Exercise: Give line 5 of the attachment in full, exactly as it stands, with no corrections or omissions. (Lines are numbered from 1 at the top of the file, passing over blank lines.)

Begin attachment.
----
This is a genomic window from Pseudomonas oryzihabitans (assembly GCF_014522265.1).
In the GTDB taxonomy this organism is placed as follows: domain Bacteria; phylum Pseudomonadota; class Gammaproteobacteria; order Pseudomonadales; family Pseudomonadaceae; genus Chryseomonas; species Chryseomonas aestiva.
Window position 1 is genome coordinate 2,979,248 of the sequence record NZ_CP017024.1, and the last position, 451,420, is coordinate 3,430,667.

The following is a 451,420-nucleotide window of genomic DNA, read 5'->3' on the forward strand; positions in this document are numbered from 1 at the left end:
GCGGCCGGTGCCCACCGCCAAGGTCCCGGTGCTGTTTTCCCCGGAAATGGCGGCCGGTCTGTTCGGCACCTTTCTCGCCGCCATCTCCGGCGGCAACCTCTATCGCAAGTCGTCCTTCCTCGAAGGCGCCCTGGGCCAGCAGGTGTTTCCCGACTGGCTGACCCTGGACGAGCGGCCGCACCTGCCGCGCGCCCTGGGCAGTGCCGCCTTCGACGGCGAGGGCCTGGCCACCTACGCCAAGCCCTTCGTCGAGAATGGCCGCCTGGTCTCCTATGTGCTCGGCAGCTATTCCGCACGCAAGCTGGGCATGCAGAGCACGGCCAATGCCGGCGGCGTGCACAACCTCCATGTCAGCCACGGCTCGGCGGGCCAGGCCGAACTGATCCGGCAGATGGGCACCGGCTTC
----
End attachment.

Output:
GCGGCCGGTGCCCACCGCCAAGGTCCCGGTGCTGTTTTCCCCGGAAATGGCGGCCGGTCTGTTCGGCACCTTTCTCGCCGCCATCTCCGGCGGCAACCTCTATCGCAAGTCGTCCTTCCTCGAAGGCGCCCTGGGCCAGCAGGTGTTTCCCGACTGGCTGACCCTGGACGAGCGGCCGCACCTGCCGCGCGCCCTGGGCAGTGCCGCCTTCGACGGCGAGGGCCTGGCCACCTACGCCAAGCCCTTCGTCGAGAATGGCCGCCTGGTCTCCTATGTGCTCGGCAGCTATTCCGCACGCAAGCTGGGCATGCAGAGCACGGCCAATGCCGGCGGCGTGCACAACCTCCATGTCAGCCACGGCTCGGCGGGCCAGGCCGAACTGATCCGGCAGATGGGCACCGGCTTC